Tom Reed's FEC report is out. It shows that Reed raised $136K and has $117K cash on hand. Reed contributed $13K to his own cause.
Reed's financial report is remarkable because it's almost entirely contributions from individuals and political committees in the area. There are no national party contributions, so Reed could still go to that well in the future.
This is a decent first effort by Reed, and it shows that he should be able to finance a credible challenge to Massa in 2010.
Eric Massa's money report is in. He raised $289K this quarter, bringing his cash on hand to a little over $500K. $179K of Massa's total came from individuals, and $110K came from PACs.
Reed's numbers haven't hit the FEC website yet, but his campaign claimed $130K, less than half of what Massa raised this quarter.
The Reed campaign announced that they've raised $130K so far, and have more than $120K on hand.
FEC quarterly reports won't be out for another week, so we'll see about the details then.
Reader Richard sends Randy Kuhl's fundraising letter for Tom Reed [pdf]. Here's a sample:
Specifically, Massa is on the record in favor of a single-payer government administered healthcare system that would ration healthcare, and has voted to support the Presidents so-called "stimulus" package that funded liberal pet projects without any boost to our economy.
The whole thing is worth a read.
Eric Massa's FEC report for the second quarter shows that he raised $282K, which leaves him with $336K cash on hand. About $130K of his total came from individuals, and about $150K came from corporate, union and party PACs.
Reader Stan wrote to say that Eric Massa's Q1 FEC filing is in. Massa raised a respectable $213K this quarter, which puts him on track to have a solid warchest for 2010.
A little over one-third of Massa's funding came from individuals. The rest came from labor and corporate PACs. Notable corporate donations include one from Corning, Inc., as well as some defense contractors. Massa's position on the House Armed Services Committee will no doubt lead to more funding from that source.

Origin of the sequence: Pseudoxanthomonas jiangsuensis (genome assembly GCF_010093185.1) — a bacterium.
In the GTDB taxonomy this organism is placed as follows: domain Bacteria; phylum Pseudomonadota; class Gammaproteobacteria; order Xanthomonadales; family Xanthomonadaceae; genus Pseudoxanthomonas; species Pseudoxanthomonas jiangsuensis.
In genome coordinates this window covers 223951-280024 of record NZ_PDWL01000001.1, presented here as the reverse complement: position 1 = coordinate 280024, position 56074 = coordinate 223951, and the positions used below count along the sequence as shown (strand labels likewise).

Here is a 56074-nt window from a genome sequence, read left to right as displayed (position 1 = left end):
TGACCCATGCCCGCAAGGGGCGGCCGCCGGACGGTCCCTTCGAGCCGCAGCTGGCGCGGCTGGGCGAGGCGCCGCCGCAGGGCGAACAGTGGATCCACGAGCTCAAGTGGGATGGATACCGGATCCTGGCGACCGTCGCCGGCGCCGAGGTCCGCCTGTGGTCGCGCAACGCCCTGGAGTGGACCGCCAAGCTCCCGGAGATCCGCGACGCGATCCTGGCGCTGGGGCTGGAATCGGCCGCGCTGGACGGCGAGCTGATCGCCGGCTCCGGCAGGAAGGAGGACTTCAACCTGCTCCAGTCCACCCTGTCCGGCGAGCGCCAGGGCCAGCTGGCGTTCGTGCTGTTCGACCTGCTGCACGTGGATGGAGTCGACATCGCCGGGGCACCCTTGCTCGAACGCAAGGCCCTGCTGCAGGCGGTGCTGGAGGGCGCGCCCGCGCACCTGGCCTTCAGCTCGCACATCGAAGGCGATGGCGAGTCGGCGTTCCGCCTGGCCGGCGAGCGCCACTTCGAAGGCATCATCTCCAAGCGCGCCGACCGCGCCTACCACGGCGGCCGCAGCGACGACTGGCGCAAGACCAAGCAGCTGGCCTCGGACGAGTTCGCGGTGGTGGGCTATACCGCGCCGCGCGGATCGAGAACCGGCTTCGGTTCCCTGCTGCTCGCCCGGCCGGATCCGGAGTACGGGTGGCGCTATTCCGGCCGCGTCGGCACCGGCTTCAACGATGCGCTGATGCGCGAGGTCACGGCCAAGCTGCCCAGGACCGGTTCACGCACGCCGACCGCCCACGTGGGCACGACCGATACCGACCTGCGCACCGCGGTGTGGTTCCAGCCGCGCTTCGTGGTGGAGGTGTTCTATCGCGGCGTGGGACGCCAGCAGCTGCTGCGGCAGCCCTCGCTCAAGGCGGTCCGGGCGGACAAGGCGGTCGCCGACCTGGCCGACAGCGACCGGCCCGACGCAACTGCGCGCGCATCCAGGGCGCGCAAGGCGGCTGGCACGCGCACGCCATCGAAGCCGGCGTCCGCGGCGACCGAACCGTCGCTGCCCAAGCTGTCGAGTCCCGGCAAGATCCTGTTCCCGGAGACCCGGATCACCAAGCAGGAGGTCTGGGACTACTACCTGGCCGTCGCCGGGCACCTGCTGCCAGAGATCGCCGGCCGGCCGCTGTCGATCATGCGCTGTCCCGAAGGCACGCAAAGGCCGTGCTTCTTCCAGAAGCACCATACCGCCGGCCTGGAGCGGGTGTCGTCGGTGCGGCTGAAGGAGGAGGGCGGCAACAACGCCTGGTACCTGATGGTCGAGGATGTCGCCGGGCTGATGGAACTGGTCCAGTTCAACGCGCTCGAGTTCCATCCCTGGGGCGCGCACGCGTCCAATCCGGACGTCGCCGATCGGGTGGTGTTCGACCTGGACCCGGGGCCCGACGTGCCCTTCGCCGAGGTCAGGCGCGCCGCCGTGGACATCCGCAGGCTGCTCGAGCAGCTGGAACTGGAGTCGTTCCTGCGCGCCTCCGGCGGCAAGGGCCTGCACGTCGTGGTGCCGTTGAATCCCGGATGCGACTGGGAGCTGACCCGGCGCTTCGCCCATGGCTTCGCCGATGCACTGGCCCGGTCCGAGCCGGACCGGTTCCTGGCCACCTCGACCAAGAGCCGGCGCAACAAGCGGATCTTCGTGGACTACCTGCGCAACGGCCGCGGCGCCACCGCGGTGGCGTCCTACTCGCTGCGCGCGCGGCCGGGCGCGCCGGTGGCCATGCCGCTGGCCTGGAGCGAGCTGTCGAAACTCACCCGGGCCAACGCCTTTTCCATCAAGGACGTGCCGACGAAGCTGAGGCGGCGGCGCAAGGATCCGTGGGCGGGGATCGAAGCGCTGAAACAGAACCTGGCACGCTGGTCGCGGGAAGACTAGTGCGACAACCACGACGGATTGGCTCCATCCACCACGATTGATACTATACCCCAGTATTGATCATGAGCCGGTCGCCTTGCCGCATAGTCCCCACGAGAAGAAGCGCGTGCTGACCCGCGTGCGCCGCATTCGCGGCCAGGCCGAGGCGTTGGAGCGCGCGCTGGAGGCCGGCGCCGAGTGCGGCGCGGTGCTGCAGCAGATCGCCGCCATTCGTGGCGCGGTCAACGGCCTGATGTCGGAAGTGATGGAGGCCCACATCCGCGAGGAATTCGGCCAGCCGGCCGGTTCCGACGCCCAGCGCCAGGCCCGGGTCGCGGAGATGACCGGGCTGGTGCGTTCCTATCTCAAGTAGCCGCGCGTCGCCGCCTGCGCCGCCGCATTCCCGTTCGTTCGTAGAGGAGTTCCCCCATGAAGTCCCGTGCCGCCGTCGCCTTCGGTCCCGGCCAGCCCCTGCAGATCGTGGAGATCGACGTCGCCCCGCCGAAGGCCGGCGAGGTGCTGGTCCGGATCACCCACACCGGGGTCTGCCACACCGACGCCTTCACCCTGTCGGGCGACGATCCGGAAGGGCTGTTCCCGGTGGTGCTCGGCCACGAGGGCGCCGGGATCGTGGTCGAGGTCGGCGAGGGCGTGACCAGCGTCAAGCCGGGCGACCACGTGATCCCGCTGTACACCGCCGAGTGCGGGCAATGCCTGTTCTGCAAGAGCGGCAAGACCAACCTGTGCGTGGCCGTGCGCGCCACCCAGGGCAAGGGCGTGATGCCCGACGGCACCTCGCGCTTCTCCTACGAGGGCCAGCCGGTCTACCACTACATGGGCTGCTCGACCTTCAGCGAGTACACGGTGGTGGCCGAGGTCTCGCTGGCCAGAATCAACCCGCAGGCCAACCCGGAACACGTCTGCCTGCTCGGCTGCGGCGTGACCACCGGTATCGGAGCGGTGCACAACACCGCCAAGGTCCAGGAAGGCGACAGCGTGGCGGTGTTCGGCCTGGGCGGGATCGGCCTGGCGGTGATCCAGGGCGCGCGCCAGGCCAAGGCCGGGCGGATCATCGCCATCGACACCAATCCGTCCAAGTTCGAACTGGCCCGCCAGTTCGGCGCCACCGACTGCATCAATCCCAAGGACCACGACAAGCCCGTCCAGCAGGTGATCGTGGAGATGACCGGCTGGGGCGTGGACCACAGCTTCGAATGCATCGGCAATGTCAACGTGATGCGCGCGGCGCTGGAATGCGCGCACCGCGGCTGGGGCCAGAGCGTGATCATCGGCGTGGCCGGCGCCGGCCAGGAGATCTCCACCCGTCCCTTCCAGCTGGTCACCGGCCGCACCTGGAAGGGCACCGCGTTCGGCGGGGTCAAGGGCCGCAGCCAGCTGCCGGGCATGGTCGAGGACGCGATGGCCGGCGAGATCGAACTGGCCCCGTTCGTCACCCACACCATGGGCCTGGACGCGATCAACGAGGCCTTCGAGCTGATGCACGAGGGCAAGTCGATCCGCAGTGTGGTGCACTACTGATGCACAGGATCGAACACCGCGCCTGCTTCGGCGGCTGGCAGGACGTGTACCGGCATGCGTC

Time-Warner donated another $128 to Massa in January - I assume that's the last he's going to see of their money.
Eric Massa's office has posted his earmark requests for the Fiscal Year 2010 budget.
In addition to his statement about Internet monopolies in this morning's press conference, Eric Massa has issued a press release saying that he "will be taking a leadership role in stopping this outrageous, job killing initiative."
One of Massa's first corporate donations was $1,000 from Time-Warner Cable. Apparently, TWC's donation had little impact on Massa's decision to fight their broadband cap, and that's worth noting.
Stanford's donation was channeled to the Massa campaign via Charlie Rangel [NY-12], who announced last week that he's donating $10,800 (the amount of Stanford's donations) to charity.
I have a request for comment in to the Massa press operation and will publish it when I get it. Here's the word from Massa's Communications Director, Jared Smith:
Last week, we received a notice from a court appointed authority informing us that the case against Mr. Stanford was developing. In that Rep. Massa did not want to return the contribution to someone that would likely not return it to his investors, and since we do not yet know the legality of giving it to charity or turning the money over to a court receiver, Rep. Massa sent the notification letter to the legal authorities at the Democratic National Committee to see what the legal options are. Because the books are long closed on the FEC's 2008 3rd quarter filing, Rep. Massa has been very careful to ensure that everything is done correctly. Rep. Massa will act upon the recommendation of the DNC authorities. He also mentioned that this is yet another reason why America needs Clean Money/Clean Elections reforms. In our current campaign finance system, this sort of thing can happen to anyone and then the campaign bears the burden of unraveling someone else's mess.
In the last filing, Massa accepted a total of $7,000 from local companies Genentech, Harris and Time-Warner. Massa's long-standing position in the past two campaigns was that he only accepted money from individuals and Union PACs.
Jared Smith, Communications Director for Massa, confirmed that this is a change in Massa's policy. Smith said that Massa had financed his last two campaigns from individual donations, and that he didn't believe it was fair in this economic climate to expect individuals to donate to his campaign.
Smith also said that Massa continues to support Clean Money/Clean Elections (CMCE), and will co-sponsor CMCE legislation. Massa has also delegated the decision of whether to accept or reject corporate donations to a kitchen cabinet of supporters who will vet each donor.